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Genetics


by Jill Pfaff

Letter written to Jill:
I see you are still looking for Dutch genetics questions for the Dutch Reporter. I'm a newbie so pardon me if I'm asking questions that have already been addressed.
I have heard of some breeders breeding in black Dutch to darken up their line of blue Dutch. Then I read in the Dutch Standard and Guidebook that really has no affect darkening the blue color. My question is, which is correct? Then you would have to deal with the problems of eye color, which leads to my next question. Could you address the recessive vs. dominance of the brown eye color and the blue/gray eye color? I was told that offspring of a blue/black cross might even have eyes with half of one eye brown and the other half blue/gray, etc. Does that mean the brown eye color is incompletely dominant then? (We just added blues to our rabbitry last fall, hence all the questions.)
Also, somewhat related to my question on blues, we bought a gorgeous blue junior buck from very good lines last fall. However, he only has one testicle. We were ignorant of this problem, having never come across it before, and were later warned by a friend not to use him for breeding. I have found very little on this condition, except what I've seen on your website, that it's a recessive trait. Is there any more information on this?
Also, I read that breeding steels into your black line won't produce any more scattered white hairs in the blacks than would normally be there. Is that correct?
One more question - are there any sex-linked colorings in Dutch or rabbits in general? I know that the calico coloring is cats is sex-linked. Just wondering about rabbits.
Thanks Jill!
JoBeth Harden
Reply from Jill:
I am happy to share my knowledge and understanding of breeding Dutch, but please remember you are asking for opinions and everyone thinks things out a little differently. I'm a scientist so I tend to think methodically. There unfortunately isn't a lot of research money spent on rabbits, so most of what we learn is doing trail and error. My rabbity is a living experiment.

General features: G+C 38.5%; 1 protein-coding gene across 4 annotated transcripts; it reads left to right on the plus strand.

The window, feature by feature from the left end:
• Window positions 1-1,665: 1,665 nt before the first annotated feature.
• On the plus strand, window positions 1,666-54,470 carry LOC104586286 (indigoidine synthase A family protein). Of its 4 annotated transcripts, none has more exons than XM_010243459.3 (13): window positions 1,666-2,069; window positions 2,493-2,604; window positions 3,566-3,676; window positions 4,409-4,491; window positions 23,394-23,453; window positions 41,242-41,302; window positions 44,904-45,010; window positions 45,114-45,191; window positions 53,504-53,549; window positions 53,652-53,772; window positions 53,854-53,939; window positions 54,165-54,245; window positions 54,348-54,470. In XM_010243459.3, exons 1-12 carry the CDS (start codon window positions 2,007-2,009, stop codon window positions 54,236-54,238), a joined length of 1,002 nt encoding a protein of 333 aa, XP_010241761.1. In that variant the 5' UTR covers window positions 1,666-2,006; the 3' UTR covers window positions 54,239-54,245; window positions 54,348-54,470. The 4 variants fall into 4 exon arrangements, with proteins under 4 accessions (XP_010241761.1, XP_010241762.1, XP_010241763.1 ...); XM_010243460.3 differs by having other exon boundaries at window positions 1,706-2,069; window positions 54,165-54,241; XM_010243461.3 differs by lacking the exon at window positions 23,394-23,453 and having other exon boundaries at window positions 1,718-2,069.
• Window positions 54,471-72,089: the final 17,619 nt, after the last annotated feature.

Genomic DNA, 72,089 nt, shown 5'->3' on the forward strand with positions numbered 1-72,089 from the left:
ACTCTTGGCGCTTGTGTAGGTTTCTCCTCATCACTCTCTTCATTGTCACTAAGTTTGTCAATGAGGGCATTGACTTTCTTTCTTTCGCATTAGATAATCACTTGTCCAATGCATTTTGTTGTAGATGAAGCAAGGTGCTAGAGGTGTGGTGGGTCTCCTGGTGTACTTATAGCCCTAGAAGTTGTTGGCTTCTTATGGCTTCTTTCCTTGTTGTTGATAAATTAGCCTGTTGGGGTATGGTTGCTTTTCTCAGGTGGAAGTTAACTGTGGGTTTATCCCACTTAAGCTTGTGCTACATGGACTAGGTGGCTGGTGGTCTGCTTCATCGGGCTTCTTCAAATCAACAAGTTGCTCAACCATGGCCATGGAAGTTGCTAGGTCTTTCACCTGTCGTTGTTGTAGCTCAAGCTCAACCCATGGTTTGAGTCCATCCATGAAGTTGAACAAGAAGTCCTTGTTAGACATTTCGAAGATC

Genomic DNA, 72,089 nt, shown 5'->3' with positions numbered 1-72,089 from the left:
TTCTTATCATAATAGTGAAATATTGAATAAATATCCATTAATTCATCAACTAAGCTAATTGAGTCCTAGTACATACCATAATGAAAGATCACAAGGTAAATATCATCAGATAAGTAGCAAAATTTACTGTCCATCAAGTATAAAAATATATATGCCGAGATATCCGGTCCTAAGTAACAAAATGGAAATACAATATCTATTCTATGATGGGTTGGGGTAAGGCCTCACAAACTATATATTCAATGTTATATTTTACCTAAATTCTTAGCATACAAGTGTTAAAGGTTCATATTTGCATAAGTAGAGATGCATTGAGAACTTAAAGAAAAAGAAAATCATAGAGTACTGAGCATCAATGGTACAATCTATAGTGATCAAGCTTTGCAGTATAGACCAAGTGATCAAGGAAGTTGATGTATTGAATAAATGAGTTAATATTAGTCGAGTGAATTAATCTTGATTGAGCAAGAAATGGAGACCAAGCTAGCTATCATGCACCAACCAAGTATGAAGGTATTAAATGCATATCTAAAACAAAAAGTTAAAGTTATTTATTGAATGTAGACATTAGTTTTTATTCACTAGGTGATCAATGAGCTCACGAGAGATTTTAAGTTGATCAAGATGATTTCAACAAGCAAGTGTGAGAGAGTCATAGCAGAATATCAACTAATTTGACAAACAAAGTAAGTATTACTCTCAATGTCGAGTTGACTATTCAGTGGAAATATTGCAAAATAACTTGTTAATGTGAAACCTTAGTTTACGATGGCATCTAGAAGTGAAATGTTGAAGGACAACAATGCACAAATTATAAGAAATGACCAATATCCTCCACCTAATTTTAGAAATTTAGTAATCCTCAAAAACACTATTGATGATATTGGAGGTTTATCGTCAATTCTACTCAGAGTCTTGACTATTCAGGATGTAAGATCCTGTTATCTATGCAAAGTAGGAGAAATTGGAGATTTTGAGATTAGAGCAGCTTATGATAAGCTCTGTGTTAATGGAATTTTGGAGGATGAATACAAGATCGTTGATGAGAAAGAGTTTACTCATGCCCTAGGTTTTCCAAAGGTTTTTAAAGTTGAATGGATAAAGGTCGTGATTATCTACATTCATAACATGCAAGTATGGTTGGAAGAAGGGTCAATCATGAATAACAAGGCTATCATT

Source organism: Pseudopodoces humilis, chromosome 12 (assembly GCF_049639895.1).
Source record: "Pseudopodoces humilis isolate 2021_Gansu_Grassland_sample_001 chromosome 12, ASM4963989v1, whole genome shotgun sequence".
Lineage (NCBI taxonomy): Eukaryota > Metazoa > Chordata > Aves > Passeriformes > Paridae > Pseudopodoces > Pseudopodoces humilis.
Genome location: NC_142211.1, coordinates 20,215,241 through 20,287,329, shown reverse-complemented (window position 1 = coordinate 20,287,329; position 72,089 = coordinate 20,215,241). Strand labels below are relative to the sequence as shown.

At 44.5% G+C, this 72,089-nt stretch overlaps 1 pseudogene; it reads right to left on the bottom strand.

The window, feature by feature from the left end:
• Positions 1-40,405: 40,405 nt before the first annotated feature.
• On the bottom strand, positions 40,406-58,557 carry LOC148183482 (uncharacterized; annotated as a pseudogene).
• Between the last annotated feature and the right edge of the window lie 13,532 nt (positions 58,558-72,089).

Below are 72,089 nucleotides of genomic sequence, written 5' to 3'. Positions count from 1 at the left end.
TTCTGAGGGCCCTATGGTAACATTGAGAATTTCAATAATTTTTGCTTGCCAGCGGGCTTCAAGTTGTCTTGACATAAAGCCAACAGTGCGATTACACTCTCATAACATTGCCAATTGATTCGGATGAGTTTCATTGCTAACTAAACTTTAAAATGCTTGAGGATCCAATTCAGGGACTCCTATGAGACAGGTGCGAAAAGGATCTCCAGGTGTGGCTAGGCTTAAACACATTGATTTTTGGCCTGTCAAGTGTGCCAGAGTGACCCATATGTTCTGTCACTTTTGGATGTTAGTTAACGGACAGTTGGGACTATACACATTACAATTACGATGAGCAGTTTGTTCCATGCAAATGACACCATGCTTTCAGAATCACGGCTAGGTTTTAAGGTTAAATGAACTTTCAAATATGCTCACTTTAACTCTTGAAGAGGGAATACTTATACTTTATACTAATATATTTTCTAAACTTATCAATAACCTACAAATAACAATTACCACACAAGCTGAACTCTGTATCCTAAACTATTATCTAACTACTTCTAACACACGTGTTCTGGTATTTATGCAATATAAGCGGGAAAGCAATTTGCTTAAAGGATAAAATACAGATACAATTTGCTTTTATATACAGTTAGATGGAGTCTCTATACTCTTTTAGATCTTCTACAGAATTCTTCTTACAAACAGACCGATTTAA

It will take a little time to go into detail on your questions, but first off the buck with one testicle can still be fertile and it may not be a genetic defect, but from a trauma during development. So if he is really nice otherwise, I would say give him a try, but watch his sons. It would be best to raise the litter to at least 4 months. This is a really good idea when you are breeding new lines together anyway so you can see how they develop.
Just a quick comment on the color genetics, no, there are not any sex-linked varieties that I know of and I do raise several unrecognized varieties, such as Harlequin (black/orange) which has a brindling gene.
I have a few theories on the blues from what I have seen over the years. Blacks probably carry a modifier that is lost over time breeding the dilutes together (blues). I have see blues get a silver look, especially at the ear tips. Eye color is linked to body color, but there are probably several genotypes for what looks like the same phenotype. Eye spots can be hereditary in a line and then pop up. I think it traces back to having chocolates in a black line that is crossed into blues. Chocolates have a brown eye with a ruby cast, whereas the blue-gray eye is found as a dilution.
Also, I recommend two books by Netherland Dwarf breeders, Glenna Huffmon and Bobby Schott.

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